The Tennis Court Oath was a result of the growing discontent of the Third Estate in France in the face of King Louis XVI's desire to hold on to the country's history of absolute government. The deputies of the Third Estate were coming together for a meeting to discuss the reforms proposed by Necker, the Prime Minister. These reforms called for the meeting of all the Estates together and to have vote by head instead of by estate. This would have given the Third Estate at least nominally a stronger voice in the Estates General. The men of the Third Estate were ardent supporters of the reforms, and they were anxious to discuss these measures. When the members of the Third Estate arrived at their assigned meeting hall, Menus Plaisirs, they found it locked against them. The deputies believed that this was a blatant attempt by Louis XVI to end their demands for reform and they were further incensed at the King's duplicity. Refusing to be held down by their King any longer, the deputies did not break up. Instead they moved their meeting to a nearby indoor tennis court.
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A debate quickly ensued about how the Third Estate was going to protect themselves from those in positions of authority who wanted to destroy them. Some deputies believed that they should retreat to Paris where the people would be more likely to protect them from the King's army. Mounier warned that such a step would be blatantly revolutionary and politically dangerous. Therefore, Mounier proposed that the Third Estate adopt an oath of allegiance. The proposed oath was to read that they would remain assembled until a constitution had been written, meeting wherever it was required and resisting pressures form the outside to disband. The proposal was a success and the later named Tennis Court Oath was promptly written and immediately signed by 577 (only one man, Martin Dauch, refused, saying that he could not do anything which his King had not sanctioned).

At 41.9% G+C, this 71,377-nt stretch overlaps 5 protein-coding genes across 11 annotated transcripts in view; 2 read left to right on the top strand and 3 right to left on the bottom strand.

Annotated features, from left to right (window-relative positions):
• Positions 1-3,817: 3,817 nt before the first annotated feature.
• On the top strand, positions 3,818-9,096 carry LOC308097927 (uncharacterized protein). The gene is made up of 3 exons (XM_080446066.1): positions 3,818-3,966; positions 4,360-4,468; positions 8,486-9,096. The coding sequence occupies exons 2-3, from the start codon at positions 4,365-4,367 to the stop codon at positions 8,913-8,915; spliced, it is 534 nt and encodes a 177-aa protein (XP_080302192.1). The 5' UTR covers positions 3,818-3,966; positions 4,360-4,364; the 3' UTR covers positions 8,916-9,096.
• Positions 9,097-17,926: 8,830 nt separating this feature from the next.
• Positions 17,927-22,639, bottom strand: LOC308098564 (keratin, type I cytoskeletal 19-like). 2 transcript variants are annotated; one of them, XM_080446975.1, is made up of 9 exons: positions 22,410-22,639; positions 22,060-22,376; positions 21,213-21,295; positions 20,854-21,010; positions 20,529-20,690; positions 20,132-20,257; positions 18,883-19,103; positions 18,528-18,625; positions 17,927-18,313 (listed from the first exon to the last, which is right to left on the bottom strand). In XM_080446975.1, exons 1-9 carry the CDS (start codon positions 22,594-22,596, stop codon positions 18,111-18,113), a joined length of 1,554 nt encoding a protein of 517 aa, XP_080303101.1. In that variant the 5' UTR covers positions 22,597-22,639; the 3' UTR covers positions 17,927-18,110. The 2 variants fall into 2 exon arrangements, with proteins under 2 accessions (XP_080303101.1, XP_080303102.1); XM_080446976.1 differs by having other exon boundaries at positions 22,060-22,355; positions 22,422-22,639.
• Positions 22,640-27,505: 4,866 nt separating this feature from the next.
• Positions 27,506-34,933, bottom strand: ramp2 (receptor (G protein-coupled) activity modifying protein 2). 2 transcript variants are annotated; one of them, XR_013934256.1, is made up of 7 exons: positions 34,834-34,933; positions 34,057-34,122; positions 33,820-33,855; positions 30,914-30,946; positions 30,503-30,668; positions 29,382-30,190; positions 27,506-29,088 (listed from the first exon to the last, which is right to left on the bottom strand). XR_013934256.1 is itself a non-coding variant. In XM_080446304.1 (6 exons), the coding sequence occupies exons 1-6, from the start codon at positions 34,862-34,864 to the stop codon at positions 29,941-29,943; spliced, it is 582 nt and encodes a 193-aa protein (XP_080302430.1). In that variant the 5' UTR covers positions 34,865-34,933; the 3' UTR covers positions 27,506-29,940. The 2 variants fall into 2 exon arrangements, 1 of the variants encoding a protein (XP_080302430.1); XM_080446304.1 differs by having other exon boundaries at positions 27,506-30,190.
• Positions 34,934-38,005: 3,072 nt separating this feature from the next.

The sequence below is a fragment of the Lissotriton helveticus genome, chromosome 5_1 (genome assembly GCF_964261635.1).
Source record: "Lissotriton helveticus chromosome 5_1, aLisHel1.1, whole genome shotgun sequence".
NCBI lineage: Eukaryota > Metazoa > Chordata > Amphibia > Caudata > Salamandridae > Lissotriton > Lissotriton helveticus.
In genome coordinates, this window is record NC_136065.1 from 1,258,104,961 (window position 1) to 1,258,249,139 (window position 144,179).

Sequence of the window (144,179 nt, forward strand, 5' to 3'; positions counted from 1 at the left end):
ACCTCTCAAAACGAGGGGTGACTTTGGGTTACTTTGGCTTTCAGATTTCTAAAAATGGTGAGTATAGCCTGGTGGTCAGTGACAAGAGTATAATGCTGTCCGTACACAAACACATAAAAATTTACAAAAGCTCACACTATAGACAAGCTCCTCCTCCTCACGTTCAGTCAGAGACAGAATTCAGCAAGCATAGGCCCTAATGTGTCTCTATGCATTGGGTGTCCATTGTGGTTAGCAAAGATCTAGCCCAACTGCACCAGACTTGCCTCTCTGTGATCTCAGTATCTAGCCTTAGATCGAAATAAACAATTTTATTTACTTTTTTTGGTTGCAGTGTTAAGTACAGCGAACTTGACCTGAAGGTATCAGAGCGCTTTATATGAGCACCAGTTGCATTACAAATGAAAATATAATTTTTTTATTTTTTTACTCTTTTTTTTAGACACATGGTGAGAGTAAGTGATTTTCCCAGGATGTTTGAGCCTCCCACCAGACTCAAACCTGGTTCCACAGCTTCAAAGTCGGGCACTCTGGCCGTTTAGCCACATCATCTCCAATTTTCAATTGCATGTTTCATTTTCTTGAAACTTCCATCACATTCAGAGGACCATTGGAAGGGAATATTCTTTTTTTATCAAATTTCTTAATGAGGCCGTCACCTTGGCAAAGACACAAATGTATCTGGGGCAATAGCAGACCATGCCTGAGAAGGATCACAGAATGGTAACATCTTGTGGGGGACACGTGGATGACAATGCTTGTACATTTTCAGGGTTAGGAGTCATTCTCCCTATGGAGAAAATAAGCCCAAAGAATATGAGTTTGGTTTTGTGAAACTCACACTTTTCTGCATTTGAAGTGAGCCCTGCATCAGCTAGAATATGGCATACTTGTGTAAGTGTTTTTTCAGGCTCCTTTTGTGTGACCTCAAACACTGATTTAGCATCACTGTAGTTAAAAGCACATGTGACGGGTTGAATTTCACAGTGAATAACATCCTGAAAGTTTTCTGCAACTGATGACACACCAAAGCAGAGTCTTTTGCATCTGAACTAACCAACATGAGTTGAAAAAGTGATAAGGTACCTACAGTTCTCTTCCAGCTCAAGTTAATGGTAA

The Tennis Court Oath was an assertion that sovereignty of the people did not reside in the King, but in the people themselves and their representatives. It was the first assertion of revolutionary authority by the Third Estate and it united virtually all its members to common action. It's success can be seen in the fact that a scant week later Louis XVI called for a meeting together of the Estates General for the purpose of writing a constitution.
Carlye, Thomas. The French Revolution: A History. New York: The Heritage Press, 1956
Lefebrve, Georges. The Coming of the French Revolution. Princeton: Princeton University Press, 1947
Rothaus, Barry. "The Tennis Court Oath." The Historical Dictionary of the French Revolution, 1789-1799. Ed. Samuel F. Scott and Barry Rothaus. Westport, CT: Greenwood Press, 1985. p.941-942
Text copyright 1996-1999 by David W. Koeller. All rights reserved.